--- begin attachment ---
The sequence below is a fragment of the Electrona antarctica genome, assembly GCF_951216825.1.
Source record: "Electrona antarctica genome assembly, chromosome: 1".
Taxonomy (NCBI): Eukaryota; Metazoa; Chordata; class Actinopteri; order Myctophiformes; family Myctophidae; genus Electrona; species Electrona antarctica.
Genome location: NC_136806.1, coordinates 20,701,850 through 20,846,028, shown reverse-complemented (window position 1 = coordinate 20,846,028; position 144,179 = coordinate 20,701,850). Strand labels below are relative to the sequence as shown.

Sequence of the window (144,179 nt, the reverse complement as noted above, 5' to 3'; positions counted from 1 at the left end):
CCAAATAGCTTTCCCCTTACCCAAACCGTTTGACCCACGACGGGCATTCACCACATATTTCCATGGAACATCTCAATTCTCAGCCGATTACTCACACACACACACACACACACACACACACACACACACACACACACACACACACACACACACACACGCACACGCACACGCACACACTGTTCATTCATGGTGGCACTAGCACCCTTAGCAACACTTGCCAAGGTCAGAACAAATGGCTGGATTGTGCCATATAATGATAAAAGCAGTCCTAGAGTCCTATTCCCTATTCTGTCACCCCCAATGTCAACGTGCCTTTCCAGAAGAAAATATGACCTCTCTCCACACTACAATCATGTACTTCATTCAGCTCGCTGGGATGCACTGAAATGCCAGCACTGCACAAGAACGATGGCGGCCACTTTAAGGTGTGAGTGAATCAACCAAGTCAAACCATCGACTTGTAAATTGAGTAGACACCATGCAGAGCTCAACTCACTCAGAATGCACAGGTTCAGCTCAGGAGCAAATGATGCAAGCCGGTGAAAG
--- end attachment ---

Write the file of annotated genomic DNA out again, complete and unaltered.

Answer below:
The sequence below is a fragment of the Electrona antarctica genome, assembly GCF_951216825.1.
Source record: "Electrona antarctica genome assembly, chromosome: 1".
Taxonomy (NCBI): Eukaryota; Metazoa; Chordata; class Actinopteri; order Myctophiformes; family Myctophidae; genus Electrona; species Electrona antarctica.
Genome location: NC_136806.1, coordinates 20,701,850 through 20,846,028, shown reverse-complemented (window position 1 = coordinate 20,846,028; position 144,179 = coordinate 20,701,850). Strand labels below are relative to the sequence as shown.

Sequence of the window (144,179 nt, the reverse complement as noted above, 5' to 3'; positions counted from 1 at the left end):
CCAAATAGCTTTCCCCTTACCCAAACCGTTTGACCCACGACGGGCATTCACCACATATTTCCATGGAACATCTCAATTCTCAGCCGATTACTCACACACACACACACACACACACACACACACACACACACACACACACACACACACACACACACACGCACACGCACACGCACACACTGTTCATTCATGGTGGCACTAGCACCCTTAGCAACACTTGCCAAGGTCAGAACAAATGGCTGGATTGTGCCATATAATGATAAAAGCAGTCCTAGAGTCCTATTCCCTATTCTGTCACCCCCAATGTCAACGTGCCTTTCCAGAAGAAAATATGACCTCTCTCCACACTACAATCATGTACTTCATTCAGCTCGCTGGGATGCACTGAAATGCCAGCACTGCACAAGAACGATGGCGGCCACTTTAAGGTGTGAGTGAATCAACCAAGTCAAACCATCGACTTGTAAATTGAGTAGACACCATGCAGAGCTCAACTCACTCAGAATGCACAGGTTCAGCTCAGGAGCAAATGATGCAAGCCGGTGAAAG